The role of the Catholic educator goes beyond the intellectual development of their students, said the new dean of the School of Education at Aquinas College in Nashville.
“I think the role of the Catholic teacher is to work with parents, who are the primary educators, to guide and inspire young people to come to know their vocation in life and become the person that God created them to be so they can truly be happy in this life and in heaven,” said Sister Mary Grace Watson, O.P. who is in her first year as the dean of Aquinas’ School of Education.
Teaching is more than a job, Sister Mary Grace said. “It really is a vocation to guide these young people to be saints, which is so needed in our world today.”
The School of Education is the primary focus and largest program at Aquinas, which is owned and operated by the Dominican Sisters of St. Cecilia in Nashville, who have sisters teaching in Catholic schools across the United States and beyond.
Currently, the college has about 50 students, 40 of whom are Dominican sisters, Sister Mary Grace said. The school would like to attract more lay students who are not members of the St. Cecilia Congregation, she added.
The undergraduate degrees offered by Aquinas’ School of Education include: a bachelor of science for an interdisciplinary studies major with an elementary education minor; a bachelor of science degree with an English major and a secondary education minor, and another with a history major and a secondary education minor. The degrees in English and history are for students preparing to teach at the secondary school level.
The graduate degrees offered by the School of Education include: a master of education in teaching and learning for individuals who presently hold a degree and/or licensure in teaching and who would like to pursue and advanced degree; a master of arts in teaching for elementary education and a master of arts in teaching for secondary education for individuals who hold an undergraduate degree in a discipline outside education.
“It’s an excellent program for Catholic education in particular,” Sister Mary Grace said. “I feel we have so much to offer, especially to Catholic schools at a time when Catholic schools are struggling with Catholic identity.”
Catholic schools can incorporate the faith in every subject, Sister Mary Grace said. “I think that’s something that’s woven into our program.”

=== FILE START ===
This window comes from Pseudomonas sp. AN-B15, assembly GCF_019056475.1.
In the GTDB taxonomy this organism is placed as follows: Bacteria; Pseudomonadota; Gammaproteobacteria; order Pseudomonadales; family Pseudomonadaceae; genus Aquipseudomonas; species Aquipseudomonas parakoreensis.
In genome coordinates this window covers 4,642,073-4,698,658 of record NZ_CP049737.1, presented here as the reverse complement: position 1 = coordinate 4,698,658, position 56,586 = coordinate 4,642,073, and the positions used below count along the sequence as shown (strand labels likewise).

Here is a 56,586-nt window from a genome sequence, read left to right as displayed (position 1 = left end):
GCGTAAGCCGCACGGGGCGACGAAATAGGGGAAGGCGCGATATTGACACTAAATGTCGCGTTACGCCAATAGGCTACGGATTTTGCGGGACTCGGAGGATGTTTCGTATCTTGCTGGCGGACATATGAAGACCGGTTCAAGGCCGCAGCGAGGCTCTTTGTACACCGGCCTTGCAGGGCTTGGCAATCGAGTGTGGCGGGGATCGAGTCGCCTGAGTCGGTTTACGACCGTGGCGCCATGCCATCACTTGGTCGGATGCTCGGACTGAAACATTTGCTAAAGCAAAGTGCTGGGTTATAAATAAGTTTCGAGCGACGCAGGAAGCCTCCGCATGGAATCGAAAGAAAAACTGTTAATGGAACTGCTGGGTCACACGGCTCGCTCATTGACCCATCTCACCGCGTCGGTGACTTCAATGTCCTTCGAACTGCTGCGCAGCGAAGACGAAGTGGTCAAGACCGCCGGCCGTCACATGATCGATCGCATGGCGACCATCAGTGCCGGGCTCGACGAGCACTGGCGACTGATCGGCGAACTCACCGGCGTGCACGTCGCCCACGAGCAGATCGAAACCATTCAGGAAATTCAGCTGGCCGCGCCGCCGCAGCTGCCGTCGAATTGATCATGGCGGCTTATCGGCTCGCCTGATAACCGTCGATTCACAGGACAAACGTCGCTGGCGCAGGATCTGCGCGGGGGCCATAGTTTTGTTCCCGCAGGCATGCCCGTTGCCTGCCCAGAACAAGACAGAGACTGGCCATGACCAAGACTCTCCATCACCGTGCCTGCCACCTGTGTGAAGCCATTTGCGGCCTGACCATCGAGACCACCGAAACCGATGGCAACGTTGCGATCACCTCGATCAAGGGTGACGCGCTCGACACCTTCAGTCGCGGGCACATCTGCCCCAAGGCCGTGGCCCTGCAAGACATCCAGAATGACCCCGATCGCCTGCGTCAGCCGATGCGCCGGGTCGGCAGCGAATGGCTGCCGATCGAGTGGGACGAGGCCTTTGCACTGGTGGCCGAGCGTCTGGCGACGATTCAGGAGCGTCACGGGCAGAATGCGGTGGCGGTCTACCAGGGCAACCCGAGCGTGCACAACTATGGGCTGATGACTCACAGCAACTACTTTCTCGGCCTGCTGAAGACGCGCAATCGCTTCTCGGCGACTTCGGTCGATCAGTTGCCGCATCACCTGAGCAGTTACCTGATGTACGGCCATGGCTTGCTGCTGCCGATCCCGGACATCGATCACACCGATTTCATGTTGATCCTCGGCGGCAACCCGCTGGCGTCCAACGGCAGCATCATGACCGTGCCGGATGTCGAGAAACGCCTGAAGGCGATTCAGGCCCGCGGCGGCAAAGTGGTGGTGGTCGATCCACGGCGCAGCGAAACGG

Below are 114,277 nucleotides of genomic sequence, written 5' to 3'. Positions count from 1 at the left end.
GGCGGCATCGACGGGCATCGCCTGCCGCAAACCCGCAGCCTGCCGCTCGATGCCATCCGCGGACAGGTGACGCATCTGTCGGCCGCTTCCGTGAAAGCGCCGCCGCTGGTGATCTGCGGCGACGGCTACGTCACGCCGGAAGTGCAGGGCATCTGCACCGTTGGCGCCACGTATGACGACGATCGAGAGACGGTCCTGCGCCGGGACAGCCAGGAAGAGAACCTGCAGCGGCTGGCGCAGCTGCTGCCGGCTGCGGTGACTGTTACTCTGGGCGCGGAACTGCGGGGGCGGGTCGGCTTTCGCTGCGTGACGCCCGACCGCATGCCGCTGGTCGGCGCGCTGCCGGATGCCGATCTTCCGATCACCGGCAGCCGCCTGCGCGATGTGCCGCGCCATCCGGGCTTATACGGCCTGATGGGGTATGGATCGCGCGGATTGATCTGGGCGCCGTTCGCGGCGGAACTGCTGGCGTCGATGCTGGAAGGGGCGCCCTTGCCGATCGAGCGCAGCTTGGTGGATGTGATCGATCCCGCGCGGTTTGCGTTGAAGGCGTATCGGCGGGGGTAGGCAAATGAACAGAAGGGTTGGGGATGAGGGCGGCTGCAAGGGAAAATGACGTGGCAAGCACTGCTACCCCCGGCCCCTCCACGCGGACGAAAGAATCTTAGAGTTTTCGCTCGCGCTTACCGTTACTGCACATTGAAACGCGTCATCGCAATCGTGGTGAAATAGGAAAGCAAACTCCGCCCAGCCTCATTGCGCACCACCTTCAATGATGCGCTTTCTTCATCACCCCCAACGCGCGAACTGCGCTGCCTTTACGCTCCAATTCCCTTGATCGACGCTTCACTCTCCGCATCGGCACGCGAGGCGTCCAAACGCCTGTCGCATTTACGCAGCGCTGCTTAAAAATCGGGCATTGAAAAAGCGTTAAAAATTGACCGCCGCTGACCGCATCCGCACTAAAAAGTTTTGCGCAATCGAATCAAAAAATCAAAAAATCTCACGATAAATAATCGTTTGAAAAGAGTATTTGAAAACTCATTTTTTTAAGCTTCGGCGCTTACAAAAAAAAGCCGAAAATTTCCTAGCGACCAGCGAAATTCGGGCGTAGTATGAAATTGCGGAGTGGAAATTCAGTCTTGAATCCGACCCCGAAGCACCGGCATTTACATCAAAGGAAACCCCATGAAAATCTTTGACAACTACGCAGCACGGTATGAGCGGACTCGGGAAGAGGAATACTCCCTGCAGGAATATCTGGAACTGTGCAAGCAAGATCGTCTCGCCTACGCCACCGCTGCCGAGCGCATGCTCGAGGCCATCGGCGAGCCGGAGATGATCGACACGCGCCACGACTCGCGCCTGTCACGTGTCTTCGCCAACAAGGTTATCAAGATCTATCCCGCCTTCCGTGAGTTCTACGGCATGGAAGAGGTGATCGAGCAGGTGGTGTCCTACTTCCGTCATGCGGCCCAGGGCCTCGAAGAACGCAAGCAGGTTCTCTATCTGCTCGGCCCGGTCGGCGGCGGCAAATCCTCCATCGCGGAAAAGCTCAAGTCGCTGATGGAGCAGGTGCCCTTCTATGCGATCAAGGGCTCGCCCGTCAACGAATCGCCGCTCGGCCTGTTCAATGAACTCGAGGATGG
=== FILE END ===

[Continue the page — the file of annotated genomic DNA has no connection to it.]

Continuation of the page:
As one of only two Catholic colleges in Tennessee, she said, “We really have a responsibility to share what we have to offer.”
Sister Mary Grace, who graduated from Aquinas in 2002, taught second and fourth grade for nine years in elementary schools in Jackson, Tennessee, North Beach, Maryland, Kennesaw, Georgia, and Newport News, Virginia.
She then served for three years as assistant principal at Saint John Paul the Great High School in Potomac Shores, Virginia, which has an emphasis on bioethics. In that position, Sister Mary Grace coordinated the school’s student house system, designed to help students build community, and she helped with professional development of teachers.
Her next stop was in McEwen, Tennessee, where she served as principal of St. Patrick School from 2014 to 2020.
“I went from a huge suburban high school to a very small rural elementary school, so it was quite an adjustment,” Sister Mary Grace said. “A lot of the things I learned at John Paul I could use at St. Patrick.”
She has been drawing on her experience as a teacher and administrator as she reviews the programs at Aquinas.
“The past couple of months I’ve spent time looking at our programs, the classes we offer, the professors’ syllabi, and the richness of the courses we offer,” Sister Mary Grace said. “That lines up with the challenges we’re seeing in our schools, the things I saw as a principal.”
Among those challenges are meeting the social and emotional needs of the students and better using technology in the classroom. “Those are things that are part of the curriculum” at Aquinas, she said.
“Another thing we’re working on this year is recognizing sometimes teachers can’t afford to take the time to take a whole class. So, we’re offering webinars to offer what we have in smaller pieces and make it more available,” Sister Mary Grace said.
“We had our first webinar a few weeks ago,” and about 50 people from across the country and Canada participated, Sister Mary Grace said.
The topic was “Cultivating Hope and Trust and Helping Students with Anxiety in the Classroom.”
“It was a topic that was very timely,” Sister Mary Grace said. “Anxiety is affecting kids younger and younger,” and students’ anxiety is heightened by the COVID-19 pandemic.
“The children are very much affected by the pandemic,” she said. “The uncertainty of our climate does affect them. And when their parents are worried it does trickle down to them.”
For more information about the Education in Mission Workshop webinars or to register, visit Aquinas’ website, www.aquinascollege.edu.
“I think we’re at a really good place here at Aquinas right now,” Sister Mary Grace said. “We’ve gone through the strategic planning process and we have a really good vision of how we can best serve the Church. … We’re continuing to look for opportunities to do that.”